Cruisers Forum
 


Join CruisersForum Today

Reply
 
Thread Tools Rate Thread Display Modes
Old 24-11-2007, 21:40   #16
Senior Cruiser
 
delmarrey's Avatar

Cruisers Forum Supporter

Join Date: Mar 2003
Location: Now in Blaine, WA
Boat: Modified Choate 40
Posts: 10,735
Images: 122
Quote:
Originally Posted by MidLandOne View Post
I personally think the need for tinned DC wiring is over rated. Its absolute need should be driven more by location, how dry the boat is and budget rather than being the unbreakable rule many proclaim on forums.
Maybe Southern Calif.

Have you ever been to the South Pacific and other tropical parts of the world. There is no such thing as a dry boat, unless it's a mega yacht running the aircon all the time.

On certain days in Nov. to Feb. I've seen sweet bead up on the inside walls of houses 100 miles inland in the Philippines.

Besides, the ABYC recommends tinned wire, and insurance companies follow the ABYC for survey's.
__________________

__________________
Faithful are the Wounds of a Friend, but the Kisses of the Enemy are Deceitful! ........
A nation of sheep breeds a government of wolves!

Unprepared boaters, end up as floatsum!.......
delmarrey is offline   Reply With Quote
Old 25-11-2007, 00:18   #17
Senior Cruiser
 
44'cruisingcat's Avatar

Cruisers Forum Supporter

Join Date: Sep 2006
Posts: 7,866
Images: 69
Every bilge pump and float switch I ever bought had tinned wire. In fact as far as I can recall, every single piece of marine electrical equipment I ever bought has had. Also, even though behind the switch panel might be dry, the black stuff gets from one end of the wire to the other.

If you're only going to own boats less than a few years old, you might not have any problems with just copper wiring, but someone further down the track is sure to.

The tinned wire does cost more, but the difference is pretty insignificant compared to the cost of a boat. (But it does pay to shop around - some places were asking THREE TIMES the price I paid for the exact same wire!)
__________________

44'cruisingcat is offline   Reply With Quote
Old 25-11-2007, 00:47   #18
Senior Cruiser
 
Lancerbye's Avatar

Cruisers Forum Supporter

Join Date: Mar 2007
Location: Ladysmith,BC, Vancouver Island , Canada
Boat: Lancer 44 Motorsailer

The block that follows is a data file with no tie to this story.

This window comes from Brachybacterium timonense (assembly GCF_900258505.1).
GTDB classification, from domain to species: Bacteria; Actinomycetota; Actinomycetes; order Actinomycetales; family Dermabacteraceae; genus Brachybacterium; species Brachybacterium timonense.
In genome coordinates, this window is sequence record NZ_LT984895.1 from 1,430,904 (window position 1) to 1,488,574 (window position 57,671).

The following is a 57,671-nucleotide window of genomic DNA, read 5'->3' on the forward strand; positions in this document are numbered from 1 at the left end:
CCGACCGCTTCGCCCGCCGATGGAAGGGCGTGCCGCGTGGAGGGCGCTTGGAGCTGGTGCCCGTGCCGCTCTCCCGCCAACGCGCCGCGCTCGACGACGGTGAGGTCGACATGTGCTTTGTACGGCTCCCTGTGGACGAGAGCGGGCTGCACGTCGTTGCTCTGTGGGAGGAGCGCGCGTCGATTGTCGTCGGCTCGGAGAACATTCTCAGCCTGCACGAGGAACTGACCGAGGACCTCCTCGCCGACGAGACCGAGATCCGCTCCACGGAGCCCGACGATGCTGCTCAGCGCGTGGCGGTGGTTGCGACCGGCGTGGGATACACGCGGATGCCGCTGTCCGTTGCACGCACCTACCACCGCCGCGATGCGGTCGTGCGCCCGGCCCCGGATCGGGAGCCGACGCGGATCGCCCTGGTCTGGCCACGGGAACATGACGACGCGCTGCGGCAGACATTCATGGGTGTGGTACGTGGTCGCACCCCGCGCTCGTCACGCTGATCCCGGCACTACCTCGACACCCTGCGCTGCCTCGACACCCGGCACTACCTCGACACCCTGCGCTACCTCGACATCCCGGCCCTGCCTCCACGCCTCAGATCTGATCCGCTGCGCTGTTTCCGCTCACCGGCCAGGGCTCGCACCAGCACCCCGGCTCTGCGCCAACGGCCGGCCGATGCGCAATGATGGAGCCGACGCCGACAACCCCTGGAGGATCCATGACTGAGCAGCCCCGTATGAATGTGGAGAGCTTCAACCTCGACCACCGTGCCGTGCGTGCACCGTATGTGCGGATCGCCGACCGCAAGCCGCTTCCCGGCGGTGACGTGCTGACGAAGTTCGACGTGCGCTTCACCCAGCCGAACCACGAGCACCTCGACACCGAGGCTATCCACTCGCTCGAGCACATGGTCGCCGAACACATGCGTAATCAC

Posts: 1,760
Images: 32
It's possible to get away with other than tinned wire, however if your insurance company requires ABYC recommended wiring and your boat burns up as a result of an electrical fire (common) you will be possibly having a hard time getting your claim adjusted. Just isn't worth the hassle not too.
__________________
The basis of accomplishment is in never quitting
Mengzi Meng-tse
Lancerbye is offline   Reply With Quote
Old 25-11-2007, 01:39   #19
Registered User

Join Date: Sep 2007
Location: Colombo
Posts: 1,059
Quote:
Originally Posted by delmarrey View Post
Have you ever been to the South Pacific...
- Errrr, I live in the South Pacific .

- To those claiming that ABYC claims or recommends tinned wire could they refer me to the exact clause in ABYC AC and DC Electrical Systems on Boats CE-11 because it does not seem to be mentioned in my copy (2003 version). CE-11 does make one reference to compliance with UL1426 Cables for Boats of which I don't have a copy but cable manufacturers claim compliance with that for their Bare Copper Marine Primary Wire for general circuit wiring and I suspect they are correct in that claim.

- To 44'cruisingcat's In fact as far as I can recall, every single piece of marine electrical equipment I ever bought has had (tinned wire) I will just give one common example, there are plenty more - have a look at the power cable supplied for many marine radios (including at least many Icoms), a primary item of safety equipment.

Many seem to have ignored my qualification of Its (tinned wire) absolute need should be driven more by location, how dry the boat is and budget... and rushed to the keyboard to debunk my post. If one has a wet boat then tinned is probably wise and I said nothing different, but it will not help one jot all the many other problems one will have from operating a wet boat (with soft furnishings, electrical equipment such as radios, radars, computers, inverters, engine electrics, switches, etc, the internal wiring of which is mostly (always?) never tinned, etc, etc). So my suggestion is to work towards having a dry boat.